Push... use the imagery of a shopping cart, you push a shopping cart with your center, not your arms.
    Pull... use the imagery of a tug of war. You can't use your arms... again you use the body to pull.

    Personally I rather use the term ION Connection
    In Connection - your center is seeking your partner's (also called compression)
    Out Connection - your center is attempting to move away from your partner's (also called leveraged tension)
    Neutral Connection - your center is not attempting to move towards or away from your partner's (also called the relaxed or home position)

    No real conontations or pre-concieved notions associated with the terms, and they are pretty clear in definition.
     
  15. msc

    msc New Member

    Just to extend the discussion, the concept of connecting through the back applies to the Standard and Latin dances, as well as the various forms of Swing (and Salsa.) The mechanics of connections change a bit, but ultimately the connection is still through the back muscles.
     
  16. will35

    will35 New Member

    I once had a teacher who told us to dance without using the hands and arms at all. No pull, all push or lack of push. Interesting. Incidentally, that is what started me with the cheek to cheek that we were talking about in some other thread.
     
  17. salsachinita

    salsachinita New Member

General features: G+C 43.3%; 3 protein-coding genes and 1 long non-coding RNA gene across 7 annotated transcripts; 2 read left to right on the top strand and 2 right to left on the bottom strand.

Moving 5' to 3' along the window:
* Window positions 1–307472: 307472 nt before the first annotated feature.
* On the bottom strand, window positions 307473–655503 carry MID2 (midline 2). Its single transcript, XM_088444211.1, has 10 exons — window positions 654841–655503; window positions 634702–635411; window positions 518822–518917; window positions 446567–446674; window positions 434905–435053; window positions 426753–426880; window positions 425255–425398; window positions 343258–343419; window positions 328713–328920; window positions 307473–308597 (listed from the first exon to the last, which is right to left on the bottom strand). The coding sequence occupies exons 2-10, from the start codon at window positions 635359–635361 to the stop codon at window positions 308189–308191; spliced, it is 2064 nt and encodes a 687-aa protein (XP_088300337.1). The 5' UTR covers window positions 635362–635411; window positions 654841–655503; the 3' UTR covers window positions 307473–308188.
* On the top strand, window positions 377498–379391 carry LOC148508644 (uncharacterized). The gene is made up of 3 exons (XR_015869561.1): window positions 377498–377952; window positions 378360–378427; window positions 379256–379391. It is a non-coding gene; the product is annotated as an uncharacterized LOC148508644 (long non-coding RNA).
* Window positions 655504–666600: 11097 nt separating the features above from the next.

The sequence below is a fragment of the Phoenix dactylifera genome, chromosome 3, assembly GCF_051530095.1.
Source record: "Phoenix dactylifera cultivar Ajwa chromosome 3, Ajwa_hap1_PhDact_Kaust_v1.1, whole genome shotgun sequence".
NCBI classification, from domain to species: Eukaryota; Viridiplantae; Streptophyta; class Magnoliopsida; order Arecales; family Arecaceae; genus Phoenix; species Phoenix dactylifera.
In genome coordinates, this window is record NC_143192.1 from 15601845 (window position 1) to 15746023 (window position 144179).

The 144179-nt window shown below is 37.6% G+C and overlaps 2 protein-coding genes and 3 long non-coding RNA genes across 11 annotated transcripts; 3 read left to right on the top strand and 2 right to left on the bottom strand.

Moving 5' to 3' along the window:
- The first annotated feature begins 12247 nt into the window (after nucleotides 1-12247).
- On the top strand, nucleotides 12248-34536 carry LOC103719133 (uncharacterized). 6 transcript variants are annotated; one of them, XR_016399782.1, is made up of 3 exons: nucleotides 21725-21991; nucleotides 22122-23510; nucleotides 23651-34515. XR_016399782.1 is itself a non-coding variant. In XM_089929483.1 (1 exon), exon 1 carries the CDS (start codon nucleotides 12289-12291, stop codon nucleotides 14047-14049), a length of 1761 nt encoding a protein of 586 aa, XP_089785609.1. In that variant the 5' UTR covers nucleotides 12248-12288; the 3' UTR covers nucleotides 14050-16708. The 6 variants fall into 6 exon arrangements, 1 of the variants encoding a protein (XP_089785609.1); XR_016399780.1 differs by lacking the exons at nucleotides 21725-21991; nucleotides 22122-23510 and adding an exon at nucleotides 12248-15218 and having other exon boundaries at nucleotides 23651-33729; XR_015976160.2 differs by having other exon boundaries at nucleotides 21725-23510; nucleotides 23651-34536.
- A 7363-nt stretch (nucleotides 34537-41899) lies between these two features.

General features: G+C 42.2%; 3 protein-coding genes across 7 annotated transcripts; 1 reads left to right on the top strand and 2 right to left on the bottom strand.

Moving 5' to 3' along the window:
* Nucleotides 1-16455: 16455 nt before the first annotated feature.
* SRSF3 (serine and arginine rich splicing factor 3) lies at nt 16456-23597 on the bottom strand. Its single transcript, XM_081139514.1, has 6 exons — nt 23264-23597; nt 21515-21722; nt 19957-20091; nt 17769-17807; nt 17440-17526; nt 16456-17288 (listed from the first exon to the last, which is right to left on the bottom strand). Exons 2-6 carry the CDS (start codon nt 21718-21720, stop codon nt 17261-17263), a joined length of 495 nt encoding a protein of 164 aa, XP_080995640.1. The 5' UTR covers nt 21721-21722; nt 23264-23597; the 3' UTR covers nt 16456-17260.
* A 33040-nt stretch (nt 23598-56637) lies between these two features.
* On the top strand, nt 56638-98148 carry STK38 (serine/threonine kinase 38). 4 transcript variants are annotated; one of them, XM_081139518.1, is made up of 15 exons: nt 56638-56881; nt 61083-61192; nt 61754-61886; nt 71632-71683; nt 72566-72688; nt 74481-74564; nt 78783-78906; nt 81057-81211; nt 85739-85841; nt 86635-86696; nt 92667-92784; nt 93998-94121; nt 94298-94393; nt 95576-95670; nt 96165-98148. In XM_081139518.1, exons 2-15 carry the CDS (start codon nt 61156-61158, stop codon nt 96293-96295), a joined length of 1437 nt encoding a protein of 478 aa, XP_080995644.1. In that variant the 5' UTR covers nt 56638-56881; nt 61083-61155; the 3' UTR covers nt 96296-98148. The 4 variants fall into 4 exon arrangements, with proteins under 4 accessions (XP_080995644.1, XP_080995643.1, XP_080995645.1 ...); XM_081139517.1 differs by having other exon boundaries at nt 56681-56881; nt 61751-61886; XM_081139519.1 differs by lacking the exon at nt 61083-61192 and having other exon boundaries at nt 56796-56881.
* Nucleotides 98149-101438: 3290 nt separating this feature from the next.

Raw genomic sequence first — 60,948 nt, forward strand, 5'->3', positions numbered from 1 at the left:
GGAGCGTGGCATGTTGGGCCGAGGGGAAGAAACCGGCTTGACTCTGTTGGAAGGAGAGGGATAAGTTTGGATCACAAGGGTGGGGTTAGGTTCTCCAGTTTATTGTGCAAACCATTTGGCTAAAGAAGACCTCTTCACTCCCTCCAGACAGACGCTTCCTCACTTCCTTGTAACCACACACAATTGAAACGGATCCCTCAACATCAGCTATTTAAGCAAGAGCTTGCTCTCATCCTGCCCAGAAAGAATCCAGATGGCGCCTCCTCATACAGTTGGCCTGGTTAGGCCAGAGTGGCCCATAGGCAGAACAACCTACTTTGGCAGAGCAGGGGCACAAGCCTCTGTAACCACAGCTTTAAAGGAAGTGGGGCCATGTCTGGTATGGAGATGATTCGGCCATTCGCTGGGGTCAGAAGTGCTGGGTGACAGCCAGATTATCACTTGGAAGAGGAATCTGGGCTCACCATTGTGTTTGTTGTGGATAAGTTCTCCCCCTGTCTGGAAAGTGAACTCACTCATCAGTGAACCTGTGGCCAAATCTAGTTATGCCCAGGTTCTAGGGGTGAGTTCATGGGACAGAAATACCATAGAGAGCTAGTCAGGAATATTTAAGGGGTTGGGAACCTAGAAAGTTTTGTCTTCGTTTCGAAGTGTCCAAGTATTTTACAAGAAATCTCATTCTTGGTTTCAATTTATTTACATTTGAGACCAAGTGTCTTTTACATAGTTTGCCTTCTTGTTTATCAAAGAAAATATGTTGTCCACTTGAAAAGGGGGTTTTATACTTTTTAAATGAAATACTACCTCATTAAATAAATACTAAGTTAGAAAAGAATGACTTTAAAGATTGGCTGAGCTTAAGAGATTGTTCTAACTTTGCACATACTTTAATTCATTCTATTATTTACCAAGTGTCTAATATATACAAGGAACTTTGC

The 'rubber band' feel we are talking about here, has anyone encountered that (in salsa alone) some styles/teachers call for it, and others don't?

    I mean, when I first started as a newbie I was taught to have 'resistance' to enable the 'towards & away' connection we are talking about here.

    But lately, (this applies to Cuban Rueda in particular) I have been told that 'spaghetti' or 'rubber band' arms are needed.

    At the same time the LA style schools are still talking about the same 'resistance' I was taught in the first place.

    Now I have resorted to FEEL the amount of resistance from the leader, and give out the same amount to balance the frame. Afterall, the leaders come from all sorts of backgrounds in the social scene. We followers adapt to make life easier, right? :wink:
     
  18. salsachinita

    salsachinita New Member

    This reminds me of a statement my Dad (being a Tai-Chi practitioner) made, when he first saw a group of people doing Rueda: 'Hey, they are using Tai-Chi techniques....!'

    As far as I know the Tai-Chi practitioers also use the terms 'push & pull', but it really means the exchange of energy to create balance.

    Martial Arts and dance DO share similar elements; as discussed in one of the older threads......
     
  19. Vince A

    Vince A Active Member

    No matter what they are called . . . I believe this . . . is the bottomline!